It’s time to reinvent the MBA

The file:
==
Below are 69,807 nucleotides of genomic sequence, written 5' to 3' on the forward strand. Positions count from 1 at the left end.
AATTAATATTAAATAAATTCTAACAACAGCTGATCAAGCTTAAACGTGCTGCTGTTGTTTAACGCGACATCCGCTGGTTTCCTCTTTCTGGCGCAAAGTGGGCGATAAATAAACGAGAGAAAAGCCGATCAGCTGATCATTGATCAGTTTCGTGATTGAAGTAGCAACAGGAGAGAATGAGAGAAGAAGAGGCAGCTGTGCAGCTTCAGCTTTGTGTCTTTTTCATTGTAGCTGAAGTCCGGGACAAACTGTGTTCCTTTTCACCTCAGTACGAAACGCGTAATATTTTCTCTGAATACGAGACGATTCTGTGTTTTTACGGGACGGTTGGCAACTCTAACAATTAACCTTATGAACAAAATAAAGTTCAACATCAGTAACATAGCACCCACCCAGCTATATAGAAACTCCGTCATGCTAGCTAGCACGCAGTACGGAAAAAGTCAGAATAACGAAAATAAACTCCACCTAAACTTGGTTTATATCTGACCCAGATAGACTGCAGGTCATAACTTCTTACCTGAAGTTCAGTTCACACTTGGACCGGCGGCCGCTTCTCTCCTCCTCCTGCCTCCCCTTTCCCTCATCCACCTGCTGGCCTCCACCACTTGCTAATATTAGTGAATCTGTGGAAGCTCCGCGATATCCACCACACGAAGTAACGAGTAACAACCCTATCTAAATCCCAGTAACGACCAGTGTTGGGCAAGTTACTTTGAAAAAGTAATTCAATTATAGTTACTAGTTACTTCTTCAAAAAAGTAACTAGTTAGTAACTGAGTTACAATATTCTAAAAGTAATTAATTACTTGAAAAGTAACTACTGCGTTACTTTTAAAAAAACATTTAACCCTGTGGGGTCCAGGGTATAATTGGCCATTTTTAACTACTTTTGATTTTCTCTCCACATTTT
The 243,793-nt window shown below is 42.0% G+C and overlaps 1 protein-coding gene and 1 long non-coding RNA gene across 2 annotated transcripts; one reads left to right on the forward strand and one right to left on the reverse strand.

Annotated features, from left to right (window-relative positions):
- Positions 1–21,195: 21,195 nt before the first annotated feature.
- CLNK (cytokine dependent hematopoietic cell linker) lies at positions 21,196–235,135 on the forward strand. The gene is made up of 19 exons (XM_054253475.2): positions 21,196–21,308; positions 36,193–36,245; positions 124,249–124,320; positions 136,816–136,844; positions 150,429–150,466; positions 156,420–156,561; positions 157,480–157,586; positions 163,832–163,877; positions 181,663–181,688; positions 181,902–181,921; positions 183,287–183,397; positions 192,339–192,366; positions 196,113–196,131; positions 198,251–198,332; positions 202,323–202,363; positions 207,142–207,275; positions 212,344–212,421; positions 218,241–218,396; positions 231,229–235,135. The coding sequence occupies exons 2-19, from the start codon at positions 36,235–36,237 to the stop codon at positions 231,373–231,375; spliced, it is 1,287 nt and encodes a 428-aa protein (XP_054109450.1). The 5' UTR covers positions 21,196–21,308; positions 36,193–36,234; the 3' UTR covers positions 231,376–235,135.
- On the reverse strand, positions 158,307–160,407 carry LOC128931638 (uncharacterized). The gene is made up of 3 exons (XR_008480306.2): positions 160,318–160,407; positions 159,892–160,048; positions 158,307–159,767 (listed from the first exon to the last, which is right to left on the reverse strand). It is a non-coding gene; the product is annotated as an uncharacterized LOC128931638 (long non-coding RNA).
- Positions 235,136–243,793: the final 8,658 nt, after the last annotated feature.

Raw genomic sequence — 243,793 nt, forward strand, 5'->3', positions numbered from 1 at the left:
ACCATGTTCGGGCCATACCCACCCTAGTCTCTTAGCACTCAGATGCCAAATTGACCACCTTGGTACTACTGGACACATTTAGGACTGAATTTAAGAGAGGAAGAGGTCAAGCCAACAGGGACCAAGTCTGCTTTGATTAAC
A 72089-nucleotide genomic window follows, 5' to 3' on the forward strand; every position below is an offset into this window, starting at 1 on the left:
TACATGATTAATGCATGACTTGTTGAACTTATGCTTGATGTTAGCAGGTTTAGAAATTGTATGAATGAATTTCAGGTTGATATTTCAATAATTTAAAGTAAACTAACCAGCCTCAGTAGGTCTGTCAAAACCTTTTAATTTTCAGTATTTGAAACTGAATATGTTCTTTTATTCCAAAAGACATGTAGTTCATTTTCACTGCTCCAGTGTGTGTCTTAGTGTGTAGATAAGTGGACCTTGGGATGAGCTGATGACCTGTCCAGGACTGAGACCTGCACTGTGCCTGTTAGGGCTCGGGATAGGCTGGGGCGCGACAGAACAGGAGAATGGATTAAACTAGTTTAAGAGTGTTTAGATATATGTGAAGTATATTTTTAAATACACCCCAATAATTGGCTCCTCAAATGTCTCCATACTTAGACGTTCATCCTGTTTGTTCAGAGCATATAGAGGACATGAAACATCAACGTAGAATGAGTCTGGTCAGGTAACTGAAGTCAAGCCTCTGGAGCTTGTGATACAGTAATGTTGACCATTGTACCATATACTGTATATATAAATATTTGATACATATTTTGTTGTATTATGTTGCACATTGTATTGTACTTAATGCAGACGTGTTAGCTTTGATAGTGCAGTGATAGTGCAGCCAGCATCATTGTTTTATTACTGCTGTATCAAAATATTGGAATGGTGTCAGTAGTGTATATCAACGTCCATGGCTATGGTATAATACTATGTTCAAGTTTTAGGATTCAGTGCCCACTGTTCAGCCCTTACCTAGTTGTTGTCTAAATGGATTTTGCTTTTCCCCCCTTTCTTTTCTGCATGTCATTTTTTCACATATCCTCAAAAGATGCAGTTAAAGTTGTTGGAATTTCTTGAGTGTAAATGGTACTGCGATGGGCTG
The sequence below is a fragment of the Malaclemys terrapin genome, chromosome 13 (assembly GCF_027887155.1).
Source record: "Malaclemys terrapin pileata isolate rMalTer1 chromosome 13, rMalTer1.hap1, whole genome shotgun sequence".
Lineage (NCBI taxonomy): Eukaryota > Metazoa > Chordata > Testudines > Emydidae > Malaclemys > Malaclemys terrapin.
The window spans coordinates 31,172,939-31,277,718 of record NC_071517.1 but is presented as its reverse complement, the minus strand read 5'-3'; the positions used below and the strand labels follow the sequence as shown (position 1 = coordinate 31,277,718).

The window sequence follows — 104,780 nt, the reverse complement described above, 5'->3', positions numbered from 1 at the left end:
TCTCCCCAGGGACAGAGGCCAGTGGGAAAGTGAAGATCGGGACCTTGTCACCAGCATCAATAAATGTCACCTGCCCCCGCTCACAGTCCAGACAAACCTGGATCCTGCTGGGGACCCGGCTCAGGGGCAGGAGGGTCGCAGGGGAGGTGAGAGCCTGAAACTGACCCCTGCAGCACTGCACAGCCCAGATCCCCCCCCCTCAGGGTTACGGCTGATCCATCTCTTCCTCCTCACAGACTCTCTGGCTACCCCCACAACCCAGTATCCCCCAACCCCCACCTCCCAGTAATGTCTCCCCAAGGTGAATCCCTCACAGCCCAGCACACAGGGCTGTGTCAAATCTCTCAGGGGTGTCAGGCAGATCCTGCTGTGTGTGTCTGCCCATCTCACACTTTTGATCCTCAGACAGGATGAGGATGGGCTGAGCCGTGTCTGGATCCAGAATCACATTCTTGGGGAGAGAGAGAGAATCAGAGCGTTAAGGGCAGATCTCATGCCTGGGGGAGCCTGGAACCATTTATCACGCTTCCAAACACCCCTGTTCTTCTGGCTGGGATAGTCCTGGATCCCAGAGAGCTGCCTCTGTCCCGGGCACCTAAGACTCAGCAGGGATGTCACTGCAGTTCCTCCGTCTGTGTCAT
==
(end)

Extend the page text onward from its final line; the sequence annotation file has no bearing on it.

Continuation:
Are MBA programs still viable? Are their graduates still valued by employers? Despite these questions, demand for MBA programs is growing: 84 per cent of companies worldwide plan to add new MBAs to their work force in 2015 – up from 74 per cent in 2014 and 62 per cent five years ago, according to a global survey of employers published by the U.S.-based Graduate Management Admission Council. The MBA is hardly dying, and certainly far from dead. But it needs an overhaul. When MBA programs originated in the United States in the early 20th century, the country had industrialized and companies wanted more scientific approaches to management. Today, most MBA programs – about 10,000 and growing – still use pedagogical approaches designed to legitimize management as a science, lecturing in classrooms and teaching cases on topics derived from disciplinary silos. This is true of even the most established and prestigious MBA programs. The boom of new programs around the world, and increasing competition for the brightest students, ought to spur innovation in curricula. The complex challenges confronting contemporary society, such as addressing climate change, reducing inequality and ensuring the sustainability of health systems, demand it. As leaders of organizations who today employ MBAs around the world, and MBA graduates ourselves, we have insights into what this innovation should look like to ensure MBA programs fulfill their responsibility to prepare leaders able to meet these challenges and have positive impacts on their organizations, communities and society more broadly. At a recent conference celebrating 50 years of the MBA at McGill University’s Desautels Faculty of Management in Montreal, we listened to and learned from more than 200 successful MBA alumni, professors and students from around the world in order to...